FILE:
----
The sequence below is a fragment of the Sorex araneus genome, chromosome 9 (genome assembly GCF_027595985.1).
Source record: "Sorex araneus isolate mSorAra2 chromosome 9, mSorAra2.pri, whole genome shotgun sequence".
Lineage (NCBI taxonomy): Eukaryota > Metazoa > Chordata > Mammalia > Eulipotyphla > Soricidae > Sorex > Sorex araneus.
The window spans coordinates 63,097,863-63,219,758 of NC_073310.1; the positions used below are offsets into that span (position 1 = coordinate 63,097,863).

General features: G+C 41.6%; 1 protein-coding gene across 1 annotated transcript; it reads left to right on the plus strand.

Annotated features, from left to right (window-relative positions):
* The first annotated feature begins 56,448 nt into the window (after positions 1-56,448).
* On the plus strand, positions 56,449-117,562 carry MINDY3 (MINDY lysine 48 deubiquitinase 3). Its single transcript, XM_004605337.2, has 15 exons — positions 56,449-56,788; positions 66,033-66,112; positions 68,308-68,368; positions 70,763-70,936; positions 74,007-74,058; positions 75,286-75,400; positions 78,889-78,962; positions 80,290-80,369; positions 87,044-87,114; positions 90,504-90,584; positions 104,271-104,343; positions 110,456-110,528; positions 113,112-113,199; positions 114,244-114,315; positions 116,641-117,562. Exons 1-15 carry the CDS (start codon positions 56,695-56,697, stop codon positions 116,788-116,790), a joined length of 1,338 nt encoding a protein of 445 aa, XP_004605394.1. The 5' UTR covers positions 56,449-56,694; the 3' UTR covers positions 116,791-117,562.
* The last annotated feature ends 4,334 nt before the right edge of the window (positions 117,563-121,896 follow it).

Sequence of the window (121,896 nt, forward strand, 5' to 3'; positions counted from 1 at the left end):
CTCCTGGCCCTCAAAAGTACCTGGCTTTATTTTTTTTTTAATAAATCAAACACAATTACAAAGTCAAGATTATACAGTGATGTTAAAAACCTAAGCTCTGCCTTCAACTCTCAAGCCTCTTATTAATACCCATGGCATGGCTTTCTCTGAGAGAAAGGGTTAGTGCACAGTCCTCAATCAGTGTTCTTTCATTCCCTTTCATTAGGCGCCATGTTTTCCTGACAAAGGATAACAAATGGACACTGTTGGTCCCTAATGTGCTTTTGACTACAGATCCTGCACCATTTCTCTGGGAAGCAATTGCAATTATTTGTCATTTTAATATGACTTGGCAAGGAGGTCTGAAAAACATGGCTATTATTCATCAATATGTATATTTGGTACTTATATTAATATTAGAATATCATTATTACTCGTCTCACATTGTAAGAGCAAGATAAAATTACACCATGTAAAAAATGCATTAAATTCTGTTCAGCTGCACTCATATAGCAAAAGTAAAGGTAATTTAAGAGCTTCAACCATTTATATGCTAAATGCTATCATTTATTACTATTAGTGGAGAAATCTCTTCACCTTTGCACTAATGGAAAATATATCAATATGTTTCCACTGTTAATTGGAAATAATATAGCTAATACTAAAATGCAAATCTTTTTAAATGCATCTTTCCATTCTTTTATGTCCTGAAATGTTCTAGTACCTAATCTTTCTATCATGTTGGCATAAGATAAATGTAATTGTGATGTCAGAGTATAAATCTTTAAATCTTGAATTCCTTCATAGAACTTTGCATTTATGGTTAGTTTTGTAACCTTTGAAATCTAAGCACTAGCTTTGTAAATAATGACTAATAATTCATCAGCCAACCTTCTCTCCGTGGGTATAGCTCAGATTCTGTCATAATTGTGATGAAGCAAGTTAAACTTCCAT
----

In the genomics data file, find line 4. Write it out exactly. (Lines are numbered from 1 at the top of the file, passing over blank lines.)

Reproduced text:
The window spans coordinates 63,097,863-63,219,758 of NC_073310.1; the positions used below are offsets into that span (position 1 = coordinate 63,097,863).